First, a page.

failure during the class. The teacher can reduce the negative
effect by filling the website loading time with useful activities,
e.g. giving the instruction on paper or organising short discussions
on the students' experience of the Internet.
highly positive results of the project allow the author to
recommend this form of instruction as one that is useful,
comparatively easy to organise, and highly stimulating.
1. Dudeney, G. (2000). The Internet and the Language Classroom
Cambridge: Cambridge University Press
2. Jones, C. (1986). "It's not so much the program, more
what you do with it: the importance of methodology in CALL"
3. Sercu, L and E. Peters (2002). "Learning e-learning
- a comprehensive investigation of course developers' and
language teacher trainees' views regarding the usefulness
and effectiveness of a multimedia self-tuition course"
In: ReCALL Vol.14, Part 1 (pp.32-46). UK: Cambridge University
4. Sperling, D. (1999). Sperling's Internet Activity Workbook.
Prentice Hall Regents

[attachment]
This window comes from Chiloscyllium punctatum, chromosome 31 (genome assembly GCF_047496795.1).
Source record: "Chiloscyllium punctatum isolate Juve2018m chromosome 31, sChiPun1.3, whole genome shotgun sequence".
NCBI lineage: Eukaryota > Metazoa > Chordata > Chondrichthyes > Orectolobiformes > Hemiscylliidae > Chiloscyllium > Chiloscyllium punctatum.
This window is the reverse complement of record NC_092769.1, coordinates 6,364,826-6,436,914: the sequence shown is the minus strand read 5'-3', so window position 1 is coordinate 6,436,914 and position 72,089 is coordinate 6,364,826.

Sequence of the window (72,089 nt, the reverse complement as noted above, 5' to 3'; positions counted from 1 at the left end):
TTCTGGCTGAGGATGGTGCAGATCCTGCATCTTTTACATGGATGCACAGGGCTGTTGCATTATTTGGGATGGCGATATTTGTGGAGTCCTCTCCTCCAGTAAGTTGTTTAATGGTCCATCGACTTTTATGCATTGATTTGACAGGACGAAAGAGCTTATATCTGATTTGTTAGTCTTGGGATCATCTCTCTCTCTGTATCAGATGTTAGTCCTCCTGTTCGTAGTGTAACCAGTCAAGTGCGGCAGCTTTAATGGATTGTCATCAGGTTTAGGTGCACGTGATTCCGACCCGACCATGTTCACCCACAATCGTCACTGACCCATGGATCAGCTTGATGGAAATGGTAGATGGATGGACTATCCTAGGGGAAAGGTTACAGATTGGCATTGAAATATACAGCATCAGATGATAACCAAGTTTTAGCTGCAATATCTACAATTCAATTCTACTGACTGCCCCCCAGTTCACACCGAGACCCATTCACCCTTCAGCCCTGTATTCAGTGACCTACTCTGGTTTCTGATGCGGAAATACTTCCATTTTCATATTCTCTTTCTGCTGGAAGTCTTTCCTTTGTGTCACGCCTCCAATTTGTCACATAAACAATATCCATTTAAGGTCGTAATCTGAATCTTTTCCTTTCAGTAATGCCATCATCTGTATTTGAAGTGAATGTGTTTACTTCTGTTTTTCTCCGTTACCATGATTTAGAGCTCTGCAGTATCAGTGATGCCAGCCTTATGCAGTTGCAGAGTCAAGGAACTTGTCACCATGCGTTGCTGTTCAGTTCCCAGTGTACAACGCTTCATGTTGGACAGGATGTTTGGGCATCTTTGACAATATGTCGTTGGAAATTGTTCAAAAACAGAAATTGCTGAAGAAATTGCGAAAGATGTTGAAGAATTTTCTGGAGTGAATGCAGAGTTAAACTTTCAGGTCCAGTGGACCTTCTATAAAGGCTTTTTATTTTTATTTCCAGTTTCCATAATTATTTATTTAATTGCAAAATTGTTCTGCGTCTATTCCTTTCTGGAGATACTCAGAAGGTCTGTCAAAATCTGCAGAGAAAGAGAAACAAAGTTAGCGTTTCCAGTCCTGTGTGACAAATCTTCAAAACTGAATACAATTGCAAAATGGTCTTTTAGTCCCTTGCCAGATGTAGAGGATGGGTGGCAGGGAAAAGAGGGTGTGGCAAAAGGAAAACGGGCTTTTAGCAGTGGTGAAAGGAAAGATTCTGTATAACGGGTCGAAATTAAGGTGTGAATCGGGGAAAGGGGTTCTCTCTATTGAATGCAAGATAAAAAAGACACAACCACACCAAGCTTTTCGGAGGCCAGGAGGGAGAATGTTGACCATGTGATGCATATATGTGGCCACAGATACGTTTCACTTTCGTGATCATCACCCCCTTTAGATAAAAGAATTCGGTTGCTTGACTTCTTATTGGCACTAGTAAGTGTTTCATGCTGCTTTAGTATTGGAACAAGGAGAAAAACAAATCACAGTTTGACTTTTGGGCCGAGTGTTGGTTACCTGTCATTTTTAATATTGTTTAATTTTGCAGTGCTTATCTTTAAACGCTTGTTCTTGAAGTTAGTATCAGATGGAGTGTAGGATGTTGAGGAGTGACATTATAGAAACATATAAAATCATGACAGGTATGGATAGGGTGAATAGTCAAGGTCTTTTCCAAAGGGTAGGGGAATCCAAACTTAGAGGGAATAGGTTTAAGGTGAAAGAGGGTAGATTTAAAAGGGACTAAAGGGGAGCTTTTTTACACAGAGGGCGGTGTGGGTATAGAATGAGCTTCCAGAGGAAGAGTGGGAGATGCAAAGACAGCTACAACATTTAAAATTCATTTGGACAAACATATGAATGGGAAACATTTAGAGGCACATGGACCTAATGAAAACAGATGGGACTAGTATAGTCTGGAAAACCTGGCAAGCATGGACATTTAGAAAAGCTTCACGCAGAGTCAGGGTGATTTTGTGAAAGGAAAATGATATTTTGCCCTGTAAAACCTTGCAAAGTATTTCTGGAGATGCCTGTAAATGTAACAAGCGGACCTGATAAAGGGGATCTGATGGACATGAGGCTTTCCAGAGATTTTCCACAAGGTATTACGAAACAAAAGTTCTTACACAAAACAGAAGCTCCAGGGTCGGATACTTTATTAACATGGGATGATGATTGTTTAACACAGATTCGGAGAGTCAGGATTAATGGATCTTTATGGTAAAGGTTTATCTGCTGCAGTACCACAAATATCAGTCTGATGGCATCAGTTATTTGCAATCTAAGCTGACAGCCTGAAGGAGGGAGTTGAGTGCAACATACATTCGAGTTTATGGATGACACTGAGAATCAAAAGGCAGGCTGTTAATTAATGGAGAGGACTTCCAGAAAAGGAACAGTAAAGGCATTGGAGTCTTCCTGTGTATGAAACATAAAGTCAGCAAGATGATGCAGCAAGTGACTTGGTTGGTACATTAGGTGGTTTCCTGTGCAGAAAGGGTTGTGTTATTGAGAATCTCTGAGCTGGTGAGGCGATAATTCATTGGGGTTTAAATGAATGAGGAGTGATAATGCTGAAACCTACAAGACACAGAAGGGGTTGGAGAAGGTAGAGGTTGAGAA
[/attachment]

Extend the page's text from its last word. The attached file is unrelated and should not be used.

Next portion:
5. Teeler, D. and P. Gray (2000). How to use the Internet
6. Wenden, A. (1991). Learner Strategies for Learner Autonomy:
Planning and implementing learner training for language learners
Prentice Hall International
The following websites provide the information on website
Cigankova teaches Academic Writing and Grammar,
Applied Communication, Methodology of Teaching EFL Writing,
and The Internet for ELT courses at the University of
Latvia in Riga, Latvia. She holds an MA in English Philology
from the University of Latvia and is currently working
over the Ph.D. in Applied Linguistics in the field of
CALL/WELL and computer applications for linguistic distance
interests are concerned with second/foreign language
acquisition in the computer environment, computer discourse
and computer mediated communication for language teaching.
Natalie is now engaged in a new E-university project
creating web-based courses for linguistic education
on the WebCT platform.
can be contaced at:University of Latvia Visvalza iela
4a, LV-1050 Riga, Latvia
Tel: +371 7034811
Fax: +371 7034813
E-mail address: email@example.com